(Posted November 13, 2012)

HUNTINGDON, Pa. -- By this time in the semester, midterms are over and students are typically concentrated on cramming for tests and feverishly typing away at papers. At Juniata College, students in the new "Wine in a Vessel" course also have to worry about creating palatable wine and constructing the bottles to store it in.

In 2009, Juniata College began offering a chemistry of wine course surrounding the chemistry of developing and tasting wine, but this year's wine class is bigger and better. The new fall semester course "Wine in a Vessel" has three professors teaching the chemistry of wine and history of wine culture throughout the development of civilization. Chemist Peter Baran, ceramic artist Bethany Benson and archeologist Jonathan Burns are team-teaching an exploration of how cultures from ancient Egypt to modern-day Napa Valley have developed and used wine in everyday life.

"The objective of this course is to give students better perception of the role that wine has played since the beginning of civilization. Wine is not a taboo, but an important component of (a particular) culture."

Peter Baran, associate professor of chemistry

"The objective of this course is to give students better perception of the role that wine has played since the beginning of civilization," Baran says. "Wine is not a taboo, but an important component of (a particular) culture."

Like a master winemaker mixes different grape varieties to make certain wines, students in this class will be expected to blend their knowledge of ancient wine producing cultures with the hands-on components of the course. "Students are getting a great (well-rounded) experience. They keep journals, do research, go on wine tasting adventures, learn about winemaking, and create storage vessels," says Burns, who is an adjunct professor at Juniata and director of the archeological non-profit organization AXIS Research, Inc. "It all gets funneled into one vessel," jokes Benson.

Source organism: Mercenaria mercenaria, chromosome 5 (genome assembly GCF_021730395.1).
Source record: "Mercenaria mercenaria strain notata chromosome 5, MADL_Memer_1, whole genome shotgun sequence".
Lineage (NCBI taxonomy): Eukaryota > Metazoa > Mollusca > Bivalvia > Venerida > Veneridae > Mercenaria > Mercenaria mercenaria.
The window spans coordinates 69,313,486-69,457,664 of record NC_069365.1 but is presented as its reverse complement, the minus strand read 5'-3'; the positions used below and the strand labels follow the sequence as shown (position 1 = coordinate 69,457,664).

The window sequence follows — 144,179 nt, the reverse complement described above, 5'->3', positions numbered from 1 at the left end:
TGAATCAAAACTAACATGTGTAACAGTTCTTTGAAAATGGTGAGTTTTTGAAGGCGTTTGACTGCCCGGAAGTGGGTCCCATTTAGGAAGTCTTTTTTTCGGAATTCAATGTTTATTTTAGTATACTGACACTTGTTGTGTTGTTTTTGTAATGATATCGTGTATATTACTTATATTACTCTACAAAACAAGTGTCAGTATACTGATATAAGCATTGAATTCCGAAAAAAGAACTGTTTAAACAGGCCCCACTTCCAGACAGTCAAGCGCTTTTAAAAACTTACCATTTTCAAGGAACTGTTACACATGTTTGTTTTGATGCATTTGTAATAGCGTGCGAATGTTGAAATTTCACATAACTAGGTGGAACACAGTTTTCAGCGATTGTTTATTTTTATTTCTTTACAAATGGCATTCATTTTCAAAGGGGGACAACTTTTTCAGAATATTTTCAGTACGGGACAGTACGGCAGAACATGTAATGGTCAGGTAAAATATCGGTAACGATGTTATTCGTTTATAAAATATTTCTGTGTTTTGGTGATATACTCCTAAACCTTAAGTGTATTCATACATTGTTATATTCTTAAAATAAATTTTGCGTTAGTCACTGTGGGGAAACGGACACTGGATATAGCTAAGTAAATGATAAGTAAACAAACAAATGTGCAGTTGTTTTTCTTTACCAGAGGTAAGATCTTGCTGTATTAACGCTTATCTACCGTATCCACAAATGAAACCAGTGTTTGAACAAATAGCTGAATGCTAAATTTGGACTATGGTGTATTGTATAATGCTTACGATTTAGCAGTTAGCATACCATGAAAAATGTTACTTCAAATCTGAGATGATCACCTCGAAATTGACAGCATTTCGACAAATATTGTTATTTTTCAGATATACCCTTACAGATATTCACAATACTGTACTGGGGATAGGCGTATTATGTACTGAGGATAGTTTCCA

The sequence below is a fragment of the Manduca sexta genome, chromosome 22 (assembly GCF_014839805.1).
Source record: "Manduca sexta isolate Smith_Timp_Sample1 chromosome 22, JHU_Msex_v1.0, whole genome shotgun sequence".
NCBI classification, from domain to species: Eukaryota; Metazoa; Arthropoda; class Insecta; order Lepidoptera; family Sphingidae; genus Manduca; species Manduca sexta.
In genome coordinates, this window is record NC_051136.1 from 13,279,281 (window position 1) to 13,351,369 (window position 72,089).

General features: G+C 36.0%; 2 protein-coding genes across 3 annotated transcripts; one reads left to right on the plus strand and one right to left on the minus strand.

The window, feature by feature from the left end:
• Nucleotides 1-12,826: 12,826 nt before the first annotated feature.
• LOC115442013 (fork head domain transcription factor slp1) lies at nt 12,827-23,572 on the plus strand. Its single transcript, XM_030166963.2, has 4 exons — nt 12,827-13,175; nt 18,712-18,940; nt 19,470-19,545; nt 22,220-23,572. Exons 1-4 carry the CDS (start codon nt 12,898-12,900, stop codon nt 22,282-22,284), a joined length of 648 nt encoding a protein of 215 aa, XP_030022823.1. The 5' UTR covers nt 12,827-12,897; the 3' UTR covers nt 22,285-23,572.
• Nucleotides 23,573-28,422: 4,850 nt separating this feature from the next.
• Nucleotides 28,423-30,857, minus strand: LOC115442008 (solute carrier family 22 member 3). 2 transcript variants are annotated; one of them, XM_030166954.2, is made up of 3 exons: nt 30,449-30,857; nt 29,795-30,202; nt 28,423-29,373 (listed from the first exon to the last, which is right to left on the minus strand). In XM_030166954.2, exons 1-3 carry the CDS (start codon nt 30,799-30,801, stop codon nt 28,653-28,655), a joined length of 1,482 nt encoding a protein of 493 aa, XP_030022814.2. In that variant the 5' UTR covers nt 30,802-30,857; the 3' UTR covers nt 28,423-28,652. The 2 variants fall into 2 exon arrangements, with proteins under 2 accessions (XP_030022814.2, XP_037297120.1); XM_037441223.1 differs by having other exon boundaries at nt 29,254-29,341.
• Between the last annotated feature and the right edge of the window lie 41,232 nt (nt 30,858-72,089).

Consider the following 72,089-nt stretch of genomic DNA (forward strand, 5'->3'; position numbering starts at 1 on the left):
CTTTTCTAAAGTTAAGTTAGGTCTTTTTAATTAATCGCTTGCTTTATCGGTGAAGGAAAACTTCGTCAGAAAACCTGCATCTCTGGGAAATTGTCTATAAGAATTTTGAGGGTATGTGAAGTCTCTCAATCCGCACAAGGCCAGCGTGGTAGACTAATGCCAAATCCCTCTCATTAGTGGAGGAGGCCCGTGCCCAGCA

"There is a research component to the course where students will chose an ancient culture that interests them and learn about the pottery and viticulture within that region," explains Burns, "We talk about how different cultures made and decorated their vessels and where they shipped their product."

One of the ways to understand how an ancient culture functioned is to examine how the civilization used and stored wine. That's where Benson, assistant professor of art, comes in. Benson acknowledges that this is the first time that many of these students have worked in a ceramic studio, or made wine. "So far, they have made wine goblets and wine bottles to display various techniques. Then we will begin to think about fine art, and elements of design." By the end of the course, each student will make a large storage vessel based on historical and archeological examples of the ancient civilization they have chosen to research.

Because bottles and storage vats are of little use without something to put into them, Baran will concentrate on teaching the chemistry and process of wine creation. Baran explains that students "will grow grapes, make wine, learn about the fermentation and aging processes and discover how to taste it. Students also get hands-on experiences by cleaning our vineyard, harvesting the grapes and preparing the vineyard for winter."

As part of this course, students will also attend field trips to several wineries. These outings will give students the opportunity to taste different varieties of regional wines, and see the differences between small scale and commercial wineries. The professors hope to teach their students an enhanced appreciation of wine and its culture, and an understanding of the entrepreneurship possibilities within the wine making process.

Written by: Erin Kreischer '13, Juniata magazine intern

Contact April Feagley at feaglea@juniata.edu or (814) 641-3131 for more information.